The connecting thread in all these stories is that trade and more broadly international exchange prompt the spread of the most advanced technologies and encourages every firm exposed to increased competition, whether in advanced or developing countries, to become more efficient, thus raising the demand for skilled labor and capital needed to achieve that efficiency. Though these effects are most pronounced in trade between low-wage and high-wage economies, they are also visible in trade among economies of similar income. Moreover, capital, and to a lesser extent, the most highly skilled professionals, are more mobile factors than unskilled workers so that they can more easily exploit international arbitrage opportunities in factor prices. With increased trade, the push for efficiency, and the need to equip large numbers of unskilled workers, the demand for capital rises across the world.

The overall picture, then, is that trade and technology combine to boost efficiency and economic growth across the world, but also tend to cause inequality to increase in both advanced and developing countries. While in developing countries one can expect increased inequality to be accompanied eventually by a rise of wages of unskilled workers as they are absorbed into the urban and modern sector, the prognosis is less clear for the wages of unskilled workers in advanced countries, making the policy dilemma there sharper. However, as already mentioned, the solution is not to stop trade or technology but to find ways to facilitate the adjustment of losers from the process, by redistributing some of the gains of the winners. These measures can be directly growth-enhancing, for example by eliminating inefficient subsidies, closing distortive tax loopholes, and investing in health, education and infrastructure in disadvantaged regions or to support vulnerable groups.              


As it globalized, Morocco has seen notable advances in living standards and human development indicators, such as in health, gender and education access, which have benefited all sectors of the population. Since 2000 growth accelerated and poverty rates declined sharply. Although the available data on income and regional inequality exhibits no clear trend over the period 1990 to 2007, Morocco continues to exhibit many of the characteristics of a highly unequal and dual economy, with vast differences in income, health and education outcomes across social groups and the cities, which host the country’s prosperous elites, and the countryside. Clearly, urban elites have benefited greatly from access to imported consumer goods, from the many investment opportunities that opened up with accelerated growth, and the most qualified professionals have found high-paying employment in the export sectors or in multinational enterprises and their related upstream activities. As in many other developing countries (and not infrequently in  advanced countries), Morocco’s data on income inequality, which is based on household surveys, should be viewed with caution. Obtaining accurate information from high-income households is especially challenging. Still, the latest available estimate of the Gini coefficient is 0.4, which is high but near the average of Lower-Middle-Income countries.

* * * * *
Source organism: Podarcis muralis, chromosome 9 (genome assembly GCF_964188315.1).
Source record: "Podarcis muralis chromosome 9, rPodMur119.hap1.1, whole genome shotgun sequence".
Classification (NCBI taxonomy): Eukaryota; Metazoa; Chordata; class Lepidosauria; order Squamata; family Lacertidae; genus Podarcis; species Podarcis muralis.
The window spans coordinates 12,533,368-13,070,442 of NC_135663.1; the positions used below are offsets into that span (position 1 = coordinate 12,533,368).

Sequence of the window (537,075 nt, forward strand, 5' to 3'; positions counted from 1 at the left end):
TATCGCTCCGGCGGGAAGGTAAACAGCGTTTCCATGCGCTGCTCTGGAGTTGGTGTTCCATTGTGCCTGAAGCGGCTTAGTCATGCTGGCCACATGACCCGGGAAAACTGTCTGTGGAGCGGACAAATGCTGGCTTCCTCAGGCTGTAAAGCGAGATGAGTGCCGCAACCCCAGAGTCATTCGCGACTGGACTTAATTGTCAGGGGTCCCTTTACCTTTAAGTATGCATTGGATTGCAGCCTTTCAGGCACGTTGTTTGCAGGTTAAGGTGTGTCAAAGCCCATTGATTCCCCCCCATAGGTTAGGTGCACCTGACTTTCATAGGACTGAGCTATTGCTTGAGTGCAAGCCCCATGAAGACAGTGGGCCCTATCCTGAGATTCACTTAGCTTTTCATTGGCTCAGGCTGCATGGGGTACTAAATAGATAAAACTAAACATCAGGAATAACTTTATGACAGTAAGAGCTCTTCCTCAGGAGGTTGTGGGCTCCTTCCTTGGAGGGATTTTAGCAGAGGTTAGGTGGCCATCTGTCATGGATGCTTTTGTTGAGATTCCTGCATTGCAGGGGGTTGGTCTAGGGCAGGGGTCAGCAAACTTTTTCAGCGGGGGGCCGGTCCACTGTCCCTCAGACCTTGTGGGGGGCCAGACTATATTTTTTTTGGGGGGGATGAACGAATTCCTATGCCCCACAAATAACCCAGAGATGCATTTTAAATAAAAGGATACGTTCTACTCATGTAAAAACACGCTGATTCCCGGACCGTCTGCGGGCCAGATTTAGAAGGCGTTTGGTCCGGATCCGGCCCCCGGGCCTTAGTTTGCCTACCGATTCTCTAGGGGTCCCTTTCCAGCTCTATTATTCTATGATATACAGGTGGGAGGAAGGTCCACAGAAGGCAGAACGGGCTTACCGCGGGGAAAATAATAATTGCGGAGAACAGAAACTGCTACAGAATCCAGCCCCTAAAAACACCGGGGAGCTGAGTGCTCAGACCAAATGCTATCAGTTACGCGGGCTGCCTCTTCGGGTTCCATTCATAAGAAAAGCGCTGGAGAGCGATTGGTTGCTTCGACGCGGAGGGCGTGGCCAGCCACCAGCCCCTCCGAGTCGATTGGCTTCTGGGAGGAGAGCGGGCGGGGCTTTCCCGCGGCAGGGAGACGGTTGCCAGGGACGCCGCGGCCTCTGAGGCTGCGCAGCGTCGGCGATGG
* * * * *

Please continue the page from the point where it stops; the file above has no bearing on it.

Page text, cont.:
When examining the trade-growth-inequality nexus in Morocco, the issue that is of greatest concern is the weakness of education outcomes across a wide spectrum of the high-school student population. This is reflected in some of the lowest standardized test scores for countries of similar income levels and lower test scores than those of many low-income countries. Such weak outcomes undermine Morocco’s international competitiveness, its capacity to openness to trade and foreign investment into learning and efficiency improvement, and are also likely to accentuate the inequality-inducing effects of trade, widening the gap between skilled and unskilled workers.

Also of concern is the high rate of unemployment among Morocco’s university graduates, a feature it shares with many other countries in the Middle East and North-Africa region. In theory, as set out in the preceding, the globalization of Morocco should be leading to excess demand for these workers. However, as in the case of high-school students, the quality of education at the university level appears to be severely impaired or very uneven. In addition, the shortage of jobs for university graduates may reflect weaknesses in the country’s investment climate, including rigid labor regulations and lack of confidence by private sector operators, especially of large companies most likely to employ university graduates. 

As Morocco continues to pursue its technological upgrading and integration in the global economy through trade and foreign investment, there are important opportunities to fine-tune its trade regime, for example by making its tariff schedule more uniform, mitigating the trade-diverting effects of its trade agreements with the EU and the US and by insisting on more liberal rules of origin and better access for its agricultural exports. However, in its efforts to accelerate growth and mitigate the dis-equalizing effects of trade and technology, nothing is more important than reform of the country’s ineffectual education system.